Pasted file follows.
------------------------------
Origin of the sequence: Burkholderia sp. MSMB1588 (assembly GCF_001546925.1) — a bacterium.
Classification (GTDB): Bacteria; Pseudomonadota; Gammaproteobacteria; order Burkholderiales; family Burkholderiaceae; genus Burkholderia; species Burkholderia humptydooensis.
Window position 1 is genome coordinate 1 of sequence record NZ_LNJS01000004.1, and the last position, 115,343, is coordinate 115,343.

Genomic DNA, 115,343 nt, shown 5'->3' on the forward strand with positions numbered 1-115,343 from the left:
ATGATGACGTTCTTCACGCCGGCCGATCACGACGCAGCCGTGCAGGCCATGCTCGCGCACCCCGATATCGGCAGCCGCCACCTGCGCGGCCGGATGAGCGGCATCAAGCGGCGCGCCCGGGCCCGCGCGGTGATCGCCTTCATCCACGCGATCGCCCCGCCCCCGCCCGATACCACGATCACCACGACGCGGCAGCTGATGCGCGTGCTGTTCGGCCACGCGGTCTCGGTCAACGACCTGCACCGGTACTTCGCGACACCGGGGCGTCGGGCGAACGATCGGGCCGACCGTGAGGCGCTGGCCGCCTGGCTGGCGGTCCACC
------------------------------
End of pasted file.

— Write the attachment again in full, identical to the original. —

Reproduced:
Origin of the sequence: Burkholderia sp. MSMB1588 (assembly GCF_001546925.1) — a bacterium.
Classification (GTDB): Bacteria; Pseudomonadota; Gammaproteobacteria; order Burkholderiales; family Burkholderiaceae; genus Burkholderia; species Burkholderia humptydooensis.
Window position 1 is genome coordinate 1 of sequence record NZ_LNJS01000004.1, and the last position, 115,343, is coordinate 115,343.

Genomic DNA, 115,343 nt, shown 5'->3' on the forward strand with positions numbered 1-115,343 from the left:
ATGATGACGTTCTTCACGCCGGCCGATCACGACGCAGCCGTGCAGGCCATGCTCGCGCACCCCGATATCGGCAGCCGCCACCTGCGCGGCCGGATGAGCGGCATCAAGCGGCGCGCCCGGGCCCGCGCGGTGATCGCCTTCATCCACGCGATCGCCCCGCCCCCGCCCGATACCACGATCACCACGACGCGGCAGCTGATGCGCGTGCTGTTCGGCCACGCGGTCTCGGTCAACGACCTGCACCGGTACTTCGCGACACCGGGGCGTCGGGCGAACGATCGGGCCGACCGTGAGGCGCTGGCCGCCTGGCTGGCGGTCCACC